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Hum Immunol. 2004 May;65(5):381-6.

Pathogenesis of human cytomegalovirus infection and cellular targets.

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Servizio di Virologia, IRCCS Policlinico San Matteo, Pavia, Italy.


In acquired immunodeficiency syndrome patients with human cytomegalovirus (HCMV), disseminated infection, and end-organ disease, autopsy findings show a generalized HCMV infection of endothelial cells. On the other hand, immunocompromised transplanted patients show presence of virus and virus products in peripheral blood leukocytes (PBL), when affected by a disseminated HCMV infection. All diagnostic assays are based on the detection of virus and viral components in PBL or whole blood, including polymorphonuclear leukocytes and monocytes. The interplay between endothelial cells and leukocytes represents the pathogenetic basis for all clinical syndromes originating during disseminated HCMV infections and is the trigger for the transmission of HCMV from mother to fetus during primary infections of pregnant women. The two biologic properties of endothelial cell tropism and leukocyte (polymorphonuclear- and monocyte-) tropism are shared by all recent clinical HCMV isolates, whereas they are missing in laboratory-adapted strains. The potential role of HCMV in the pathogenesis of atherosclerosis both in the immunocompetent (after angioplasty) and the heart transplant patient is receiving support from seroepidemiologic findings, in vivo animal models, in vitro data, and also some clinical observations. The interaction of endothelial cells and leukocytes with subsequent spreading of infection to smooth muscle cells may be a major pathogenetic mechanism at the basis of this important vascular disease.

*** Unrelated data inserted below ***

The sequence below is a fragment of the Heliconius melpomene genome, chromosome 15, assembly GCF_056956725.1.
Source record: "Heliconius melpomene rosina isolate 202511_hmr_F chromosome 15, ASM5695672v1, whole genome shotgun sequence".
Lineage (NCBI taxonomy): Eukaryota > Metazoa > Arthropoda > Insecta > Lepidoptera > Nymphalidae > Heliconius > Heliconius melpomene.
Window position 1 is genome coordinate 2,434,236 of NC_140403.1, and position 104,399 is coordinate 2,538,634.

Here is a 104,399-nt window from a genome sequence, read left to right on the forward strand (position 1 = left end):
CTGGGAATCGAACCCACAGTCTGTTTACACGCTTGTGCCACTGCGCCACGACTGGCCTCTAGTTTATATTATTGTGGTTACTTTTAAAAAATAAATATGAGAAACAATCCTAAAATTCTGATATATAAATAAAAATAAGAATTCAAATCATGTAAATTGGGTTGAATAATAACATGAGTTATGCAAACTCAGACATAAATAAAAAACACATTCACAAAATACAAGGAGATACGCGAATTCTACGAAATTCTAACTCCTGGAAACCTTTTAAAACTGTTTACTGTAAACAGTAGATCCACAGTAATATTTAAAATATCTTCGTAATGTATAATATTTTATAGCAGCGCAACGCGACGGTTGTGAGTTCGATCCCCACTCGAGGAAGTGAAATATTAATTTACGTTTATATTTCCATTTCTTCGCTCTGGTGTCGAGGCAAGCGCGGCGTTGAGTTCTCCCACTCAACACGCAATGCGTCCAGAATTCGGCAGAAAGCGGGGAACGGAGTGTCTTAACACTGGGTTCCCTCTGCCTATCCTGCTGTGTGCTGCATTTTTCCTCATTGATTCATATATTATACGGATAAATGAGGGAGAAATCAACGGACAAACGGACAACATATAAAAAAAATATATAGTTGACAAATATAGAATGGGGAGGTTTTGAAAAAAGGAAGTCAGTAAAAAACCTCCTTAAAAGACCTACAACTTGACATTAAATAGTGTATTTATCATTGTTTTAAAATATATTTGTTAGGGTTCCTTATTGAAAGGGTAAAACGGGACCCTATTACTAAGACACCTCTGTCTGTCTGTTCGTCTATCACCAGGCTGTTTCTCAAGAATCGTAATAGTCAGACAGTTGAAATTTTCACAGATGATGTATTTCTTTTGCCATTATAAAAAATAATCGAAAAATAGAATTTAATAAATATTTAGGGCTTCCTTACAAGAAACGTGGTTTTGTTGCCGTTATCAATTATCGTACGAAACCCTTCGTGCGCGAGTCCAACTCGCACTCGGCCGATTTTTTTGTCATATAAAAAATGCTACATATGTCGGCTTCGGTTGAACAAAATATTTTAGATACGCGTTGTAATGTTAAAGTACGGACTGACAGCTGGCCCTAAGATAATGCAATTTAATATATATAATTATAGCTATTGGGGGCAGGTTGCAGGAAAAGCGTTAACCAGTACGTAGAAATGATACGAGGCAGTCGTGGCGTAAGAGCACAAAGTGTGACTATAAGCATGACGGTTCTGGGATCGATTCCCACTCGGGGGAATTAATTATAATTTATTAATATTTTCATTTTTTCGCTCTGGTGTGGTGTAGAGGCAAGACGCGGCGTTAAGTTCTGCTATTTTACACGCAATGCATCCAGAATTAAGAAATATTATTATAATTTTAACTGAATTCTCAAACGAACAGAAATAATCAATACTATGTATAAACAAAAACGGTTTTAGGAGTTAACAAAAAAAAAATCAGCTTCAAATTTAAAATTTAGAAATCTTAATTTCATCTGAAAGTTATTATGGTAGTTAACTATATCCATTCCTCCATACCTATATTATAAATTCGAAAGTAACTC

[Indexed for MEDLINE]

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